black musicians cultural appropriation music
Cultural Appropriation’s Miseducation: How Culture Theft Limits Black Creativity8/11/2014
This summer, many articles have been written about the appropriation of black music culture. The most recent article that caught my attenti...
This summer, many articles have been written about the appropriation of black music culture. The most recent article that caught my attention focused on Katy Perry’s ignorance about the meaning of cultural appropriation. This article came just a week after I read an interview about Questlove and his statement dismissing Iggy Azalea’s role in cultural appropriation. After reading the Questlove and Katy Perry articles, I’m fed up with the treatment of cultural appropriation.
Cultural appropriation is not “appreciation” as Katy Perry puts it. Cultural appropriation occurs when one person from a race or culture borrows other racial or cultural tropes for personal gain. There are many examples in the present and the past of appropriation of black music culture by white people.
For instance, Iggy Azalea is appropriating when she raps, “how you love that?” in her song “Fancy” because she is imitating the way a Southern black female speaks. Katy Perry is appropriating in her most recent video for her song “This Is How We Do” because she is imitating black culture by wearing cornrows, using slang associated with black people, and eating watermelon.
In music, cultural appropriation also involves one person of a racial group covering songs or borrowing a melody from a person of another racial group without giving the originator credit. The most well-known example is Elvis Presley, who recorded Arthur Crudup’s “That’s All Right Mama” without giving Crudup royalties until the late 1960’s.
I am not anti-white. I’ve got just as many white musicians on my iPod as I do black musicians. I love Pink and Janet Jackson, Joan Jett and Tamar-Kali, to name some. However, as a black woman, I can’t help but become protective of black musicians when their identities are threatened.
Yet, the only thing more upsetting to me than cultural appropriation is when the people who are being appropriated give people permission to do so. Questlove is not the only black musician who doesn’t understand the seriousness of cultural appropriation. He joins people like Lil’ Kim and Pharrell Williams, both of whom complimented Miley Cyrus on her appropriation of hip-hop culture.
Cultural appropriation is a way of keeping black people in their place by telling them when they can and can’t be seen. When a Forbes article proclaimed that Iggy Azalea “runs hip-hop”, it ignored emerging black women rappers. When Variety magazine published an article proclaiming how Elvis Presley invented rock n’ roll, they ignored Chuck Berry and other black pioneers.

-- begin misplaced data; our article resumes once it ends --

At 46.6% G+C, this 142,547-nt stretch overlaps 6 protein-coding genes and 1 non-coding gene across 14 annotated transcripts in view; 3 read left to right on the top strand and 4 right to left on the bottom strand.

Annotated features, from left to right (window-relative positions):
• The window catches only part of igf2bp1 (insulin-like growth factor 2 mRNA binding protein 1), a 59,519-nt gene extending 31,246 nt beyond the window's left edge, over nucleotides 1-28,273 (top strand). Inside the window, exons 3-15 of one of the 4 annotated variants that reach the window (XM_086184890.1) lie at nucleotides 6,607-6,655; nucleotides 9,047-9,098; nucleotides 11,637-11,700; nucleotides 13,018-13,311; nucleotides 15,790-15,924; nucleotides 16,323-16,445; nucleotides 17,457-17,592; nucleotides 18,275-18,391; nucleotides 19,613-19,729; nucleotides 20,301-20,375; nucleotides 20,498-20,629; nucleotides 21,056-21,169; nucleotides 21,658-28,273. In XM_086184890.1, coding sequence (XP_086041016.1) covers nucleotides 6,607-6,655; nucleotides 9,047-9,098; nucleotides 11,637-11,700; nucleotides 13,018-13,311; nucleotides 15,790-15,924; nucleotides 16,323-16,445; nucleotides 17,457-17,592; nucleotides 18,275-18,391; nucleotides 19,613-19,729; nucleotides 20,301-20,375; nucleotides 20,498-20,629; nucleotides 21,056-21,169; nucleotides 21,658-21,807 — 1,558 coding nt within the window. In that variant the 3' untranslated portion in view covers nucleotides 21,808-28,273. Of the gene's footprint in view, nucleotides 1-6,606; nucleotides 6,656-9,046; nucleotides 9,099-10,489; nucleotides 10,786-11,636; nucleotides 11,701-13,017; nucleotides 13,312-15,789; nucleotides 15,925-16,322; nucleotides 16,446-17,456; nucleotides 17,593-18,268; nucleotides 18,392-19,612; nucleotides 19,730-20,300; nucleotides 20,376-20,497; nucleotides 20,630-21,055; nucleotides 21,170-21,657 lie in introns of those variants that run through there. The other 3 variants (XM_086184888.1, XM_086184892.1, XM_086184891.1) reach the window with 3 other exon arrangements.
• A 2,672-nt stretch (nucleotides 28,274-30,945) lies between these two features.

Some black and white people don’t care about cultural appropriation because they are profiting from it. Others don’t care about cultural appropriation because they don’t know what it is or how disrespectful it is. Either way, cultural appropriation is a miseducation of race, culture, and a person’s potential.
Thanks to cultural appropriation and the perpetuation of stereotypes, some black people have been taught that the only way to be seen is to either conform to stereotypes or help other races steal aspects of their own racial identity. Participating in this makes them new slaves. They allow themselves to be chained by stereotypes for recognition and money.
In addition, these new slaves can become faux masters of other blacks by enforcing what they think qualifies as blackness, not realizing their perceptions have been shaped by these stereotypes. Although rock music was pioneered by black musicians, the historic exclusion of blacks has made it a white male-dominated genre.
Since rock music today is a white male-dominated genre and black people today are known for hip-hop and R&B, black people today with an interest in rock are considered strange by some blacks and whites. The only way a black musician can make it in rock today is by being an independent musician.
For black music writer Laina Dawes, it is being considered strange for liking heavy metal and finding other black metalheads that inspired her to write her book, What Are You Doing Here?: A Black Woman’s Life and Liberation in Heavy Metal. In an excerpt of the book, she discusses her experiences with being called “white” by white people and asked “Who do you think you are?” by black people.
Cultural appropriation is disrespectful. It treats marginalized races and cultures as things to be used and tossed aside when you are tired of them. It is part of a vicious cycle of appropriation, perpetuation, and elimination of a person’s true potential. It is not appreciation. It is degradation.
Tonya Pennington is a student at Clayton State University. She also blogs about books, music, and movies on artsandyouthlove using the pen name Serena Zola.